The University of Chicago Medicine has launched the Heart and Vascular Center, which combines resources from three clinical specialties to meet the growing needs of patients seeking cardiovascular care in a highly coordinated setting.
This new center, which includes more than 40 faculty physicians, incorporates specialists, technologies and dedicated nursing and support staff into a carefully orchestrated network of world-renowned experts focused on medical problems involving the heart and blood vessels.
Melding patient-centered care with the most advanced treatment options for all forms of cardiovascular disease, the center will enhance care coordination and patient experience, leading to improved outcomes and faster recovery times.
This approach to care has become critical as the nation’s population ages and complex cardiovascular disease becomes more common. The American Heart Association predicts more than 40 percent of Americans will have some form of cardiovascular disease by 2030.
“This enables us to provide the most cutting-edge services,” said James Liao, section chief of cardiology and the medical director of the Heart and Vascular Center. “Combining resources in this way will improve medical care and patient convenience. It should also make us more efficient practitioners.”
The Heart and Vascular Center builds on the University of Chicago Medicine’s considerable expertise. The University is already home to Illinois’s largest heart transplant program—the second largest in the Midwest—a nationally known program for the placement and management of ventricular-assist devices, one of the nation’s most comprehensive programs using robotic surgery for cardiovascular operations and a nationally acclaimed program in bloodless cardiac surgery and cardiovascular imaging.
“It takes extreme coordination to deliver this sort of care,” said Christopher Skelly, section chief of vascular surgery. “That’s what we’re building. Complex operations, such as a valve replacement, are now performed by a team that combines an interventional cardiologist with a vascular surgeon. We have already built hybrid operating rooms to accommodate this seamless approach, which can speed patient recovery and reduce the need for surgical incisions.”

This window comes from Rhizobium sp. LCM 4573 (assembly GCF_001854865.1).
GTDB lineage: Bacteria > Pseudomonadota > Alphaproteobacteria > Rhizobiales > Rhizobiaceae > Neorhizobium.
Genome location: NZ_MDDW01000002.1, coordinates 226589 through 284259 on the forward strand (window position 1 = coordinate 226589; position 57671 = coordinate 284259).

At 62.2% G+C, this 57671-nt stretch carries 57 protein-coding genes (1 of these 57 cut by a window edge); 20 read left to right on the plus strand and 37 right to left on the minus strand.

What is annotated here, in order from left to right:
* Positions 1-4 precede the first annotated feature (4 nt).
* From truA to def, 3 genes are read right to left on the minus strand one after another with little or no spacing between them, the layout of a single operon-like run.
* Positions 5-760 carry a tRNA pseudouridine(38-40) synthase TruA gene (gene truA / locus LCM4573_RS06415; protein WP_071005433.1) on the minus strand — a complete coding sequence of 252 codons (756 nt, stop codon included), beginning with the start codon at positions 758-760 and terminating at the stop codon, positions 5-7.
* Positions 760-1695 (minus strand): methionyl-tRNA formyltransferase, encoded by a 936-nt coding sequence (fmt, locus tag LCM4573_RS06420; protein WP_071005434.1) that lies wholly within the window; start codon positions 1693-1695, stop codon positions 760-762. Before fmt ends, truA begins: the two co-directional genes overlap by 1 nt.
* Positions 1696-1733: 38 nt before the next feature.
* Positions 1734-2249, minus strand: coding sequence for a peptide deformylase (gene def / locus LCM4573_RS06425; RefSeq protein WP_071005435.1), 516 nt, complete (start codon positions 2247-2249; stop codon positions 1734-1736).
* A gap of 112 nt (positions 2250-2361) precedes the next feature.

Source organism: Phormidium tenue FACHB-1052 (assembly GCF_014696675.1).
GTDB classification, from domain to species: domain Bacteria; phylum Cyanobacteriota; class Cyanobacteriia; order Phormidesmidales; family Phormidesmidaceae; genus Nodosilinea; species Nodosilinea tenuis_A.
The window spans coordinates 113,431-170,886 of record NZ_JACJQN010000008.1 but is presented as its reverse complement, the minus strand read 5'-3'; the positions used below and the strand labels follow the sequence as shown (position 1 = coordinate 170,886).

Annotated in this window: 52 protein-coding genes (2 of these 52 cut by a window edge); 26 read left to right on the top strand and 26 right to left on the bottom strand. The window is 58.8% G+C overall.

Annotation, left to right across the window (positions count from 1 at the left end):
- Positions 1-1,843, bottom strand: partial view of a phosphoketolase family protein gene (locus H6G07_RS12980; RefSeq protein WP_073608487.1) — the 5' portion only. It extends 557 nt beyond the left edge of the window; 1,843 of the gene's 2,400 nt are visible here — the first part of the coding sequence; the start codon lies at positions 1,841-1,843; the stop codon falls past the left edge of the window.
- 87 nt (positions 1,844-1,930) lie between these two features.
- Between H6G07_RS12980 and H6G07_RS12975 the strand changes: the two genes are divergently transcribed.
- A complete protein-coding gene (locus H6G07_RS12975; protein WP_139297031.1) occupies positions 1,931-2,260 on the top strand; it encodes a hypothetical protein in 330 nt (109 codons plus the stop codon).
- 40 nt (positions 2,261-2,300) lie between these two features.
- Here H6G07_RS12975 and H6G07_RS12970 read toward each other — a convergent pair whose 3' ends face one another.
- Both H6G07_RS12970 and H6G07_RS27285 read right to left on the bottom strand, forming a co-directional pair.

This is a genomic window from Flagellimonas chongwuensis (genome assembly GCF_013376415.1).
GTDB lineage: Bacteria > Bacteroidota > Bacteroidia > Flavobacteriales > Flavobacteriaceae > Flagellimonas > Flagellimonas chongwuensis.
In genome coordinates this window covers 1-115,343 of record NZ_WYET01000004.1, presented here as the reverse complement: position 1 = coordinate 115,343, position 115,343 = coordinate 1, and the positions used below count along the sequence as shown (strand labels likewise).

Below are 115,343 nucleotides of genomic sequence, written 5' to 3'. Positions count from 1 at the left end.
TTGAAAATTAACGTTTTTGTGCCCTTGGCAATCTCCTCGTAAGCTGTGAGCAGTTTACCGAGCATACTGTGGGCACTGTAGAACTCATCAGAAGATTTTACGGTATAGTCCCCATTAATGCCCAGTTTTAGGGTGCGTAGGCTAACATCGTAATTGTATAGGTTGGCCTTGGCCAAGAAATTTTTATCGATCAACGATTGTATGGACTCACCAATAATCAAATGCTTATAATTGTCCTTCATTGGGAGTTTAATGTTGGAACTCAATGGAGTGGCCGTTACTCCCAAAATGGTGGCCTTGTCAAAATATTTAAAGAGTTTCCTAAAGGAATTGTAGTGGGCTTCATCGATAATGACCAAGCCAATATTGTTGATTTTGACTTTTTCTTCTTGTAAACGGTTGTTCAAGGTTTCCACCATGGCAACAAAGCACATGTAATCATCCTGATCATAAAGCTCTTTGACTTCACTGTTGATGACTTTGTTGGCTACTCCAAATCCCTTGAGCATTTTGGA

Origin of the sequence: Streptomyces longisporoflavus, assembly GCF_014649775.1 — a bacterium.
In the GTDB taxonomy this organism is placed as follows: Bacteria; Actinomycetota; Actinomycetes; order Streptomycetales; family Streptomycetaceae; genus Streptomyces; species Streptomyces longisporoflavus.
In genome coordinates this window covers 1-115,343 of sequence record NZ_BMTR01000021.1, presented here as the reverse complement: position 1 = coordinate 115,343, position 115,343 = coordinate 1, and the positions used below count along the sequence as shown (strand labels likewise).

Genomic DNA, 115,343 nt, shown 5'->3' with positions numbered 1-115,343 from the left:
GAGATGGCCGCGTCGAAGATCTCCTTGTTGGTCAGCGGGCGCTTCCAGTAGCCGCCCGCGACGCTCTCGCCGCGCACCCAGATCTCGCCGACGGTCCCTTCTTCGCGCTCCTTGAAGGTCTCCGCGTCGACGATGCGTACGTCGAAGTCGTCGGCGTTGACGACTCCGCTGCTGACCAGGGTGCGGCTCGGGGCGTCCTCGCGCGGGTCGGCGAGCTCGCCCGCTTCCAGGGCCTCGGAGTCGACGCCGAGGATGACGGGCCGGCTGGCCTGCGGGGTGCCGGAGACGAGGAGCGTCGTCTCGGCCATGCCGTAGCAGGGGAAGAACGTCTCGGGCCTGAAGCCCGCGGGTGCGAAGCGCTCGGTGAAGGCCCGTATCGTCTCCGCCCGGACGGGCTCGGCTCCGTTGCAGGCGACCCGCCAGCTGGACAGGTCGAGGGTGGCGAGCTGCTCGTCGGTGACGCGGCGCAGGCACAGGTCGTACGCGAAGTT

University of Chicago teams perform nearly all adult and pediatric cardiac and vascular procedures, working collaboratively with trusted colleagues from related specialties. They received more than $19 million in research funding last year from the National Heart, Lung and Blood Institute.
Heart and vascular specialists at the University helped develop several diagnostic approaches. They were the first in the United States to provide three-dimensional echocardiography and have enhanced the use of high speed-CT and advanced MR scanning in the diagnosis of heart disease.
University of Chicago faculty were among the pioneers in understanding the basic biology of heart muscle activity, which led to the development of new drugs. They performed groundbreaking early studies on the effects of lifestyle and genetics in heart and vascular disease and on prevention of these disorders. They are leaders in treatment for hypertension. University of Chicago cardiologists implanted the first subcutaneous implantable cardioverter-defibrillator in the U.S. in 2010 and, in 2014, installed one of the world’s smallest cardiac pacemakers as part of a clinical trial.
“That sort of innovation rarely happens in a silo,” said Valluvan Jeevanandam, section chief of cardiac and thoracic surgery and surgical director of the Heart and Vascular Center. “Clinical advances now involve interdepartmental partnerships, such as our new center. It takes a combination of resources and cross-boundary imagination to generate ideas that will change practice or improve the patient experience. Our Heart and Vascular Center is designed to make that happen.”